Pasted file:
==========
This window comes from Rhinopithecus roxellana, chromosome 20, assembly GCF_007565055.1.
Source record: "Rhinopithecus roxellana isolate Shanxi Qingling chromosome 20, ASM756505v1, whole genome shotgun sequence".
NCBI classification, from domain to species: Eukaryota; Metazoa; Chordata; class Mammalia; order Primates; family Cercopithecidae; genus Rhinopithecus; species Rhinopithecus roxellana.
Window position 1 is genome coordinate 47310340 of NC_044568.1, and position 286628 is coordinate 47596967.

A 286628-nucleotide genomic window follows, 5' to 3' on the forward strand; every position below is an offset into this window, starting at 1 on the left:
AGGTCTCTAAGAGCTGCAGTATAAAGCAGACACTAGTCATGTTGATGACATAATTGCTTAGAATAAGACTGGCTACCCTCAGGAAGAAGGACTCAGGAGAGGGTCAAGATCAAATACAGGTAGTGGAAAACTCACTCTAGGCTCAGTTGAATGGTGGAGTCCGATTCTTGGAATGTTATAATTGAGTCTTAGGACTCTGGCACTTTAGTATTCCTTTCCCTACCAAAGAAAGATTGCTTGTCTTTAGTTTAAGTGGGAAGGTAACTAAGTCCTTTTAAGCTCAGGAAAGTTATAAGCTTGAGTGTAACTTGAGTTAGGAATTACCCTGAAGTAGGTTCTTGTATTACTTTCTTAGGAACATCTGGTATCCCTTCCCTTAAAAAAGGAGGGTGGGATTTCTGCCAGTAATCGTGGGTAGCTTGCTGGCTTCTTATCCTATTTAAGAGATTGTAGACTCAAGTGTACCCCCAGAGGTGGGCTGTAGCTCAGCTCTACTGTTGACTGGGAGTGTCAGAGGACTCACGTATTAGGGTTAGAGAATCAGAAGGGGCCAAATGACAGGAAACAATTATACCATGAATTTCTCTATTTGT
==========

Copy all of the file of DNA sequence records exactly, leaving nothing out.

This window comes from Rhinopithecus roxellana, chromosome 20, assembly GCF_007565055.1.
Source record: "Rhinopithecus roxellana isolate Shanxi Qingling chromosome 20, ASM756505v1, whole genome shotgun sequence".
NCBI classification, from domain to species: Eukaryota; Metazoa; Chordata; class Mammalia; order Primates; family Cercopithecidae; genus Rhinopithecus; species Rhinopithecus roxellana.
Window position 1 is genome coordinate 47310340 of NC_044568.1, and position 286628 is coordinate 47596967.

A 286628-nucleotide genomic window follows, 5' to 3' on the forward strand; every position below is an offset into this window, starting at 1 on the left:
AGGTCTCTAAGAGCTGCAGTATAAAGCAGACACTAGTCATGTTGATGACATAATTGCTTAGAATAAGACTGGCTACCCTCAGGAAGAAGGACTCAGGAGAGGGTCAAGATCAAATACAGGTAGTGGAAAACTCACTCTAGGCTCAGTTGAATGGTGGAGTCCGATTCTTGGAATGTTATAATTGAGTCTTAGGACTCTGGCACTTTAGTATTCCTTTCCCTACCAAAGAAAGATTGCTTGTCTTTAGTTTAAGTGGGAAGGTAACTAAGTCCTTTTAAGCTCAGGAAAGTTATAAGCTTGAGTGTAACTTGAGTTAGGAATTACCCTGAAGTAGGTTCTTGTATTACTTTCTTAGGAACATCTGGTATCCCTTCCCTTAAAAAAGGAGGGTGGGATTTCTGCCAGTAATCGTGGGTAGCTTGCTGGCTTCTTATCCTATTTAAGAGATTGTAGACTCAAGTGTACCCCCAGAGGTGGGCTGTAGCTCAGCTCTACTGTTGACTGGGAGTGTCAGAGGACTCACGTATTAGGGTTAGAGAATCAGAAGGGGCCAAATGACAGGAAACAATTATACCATGAATTTCTCTATTTGT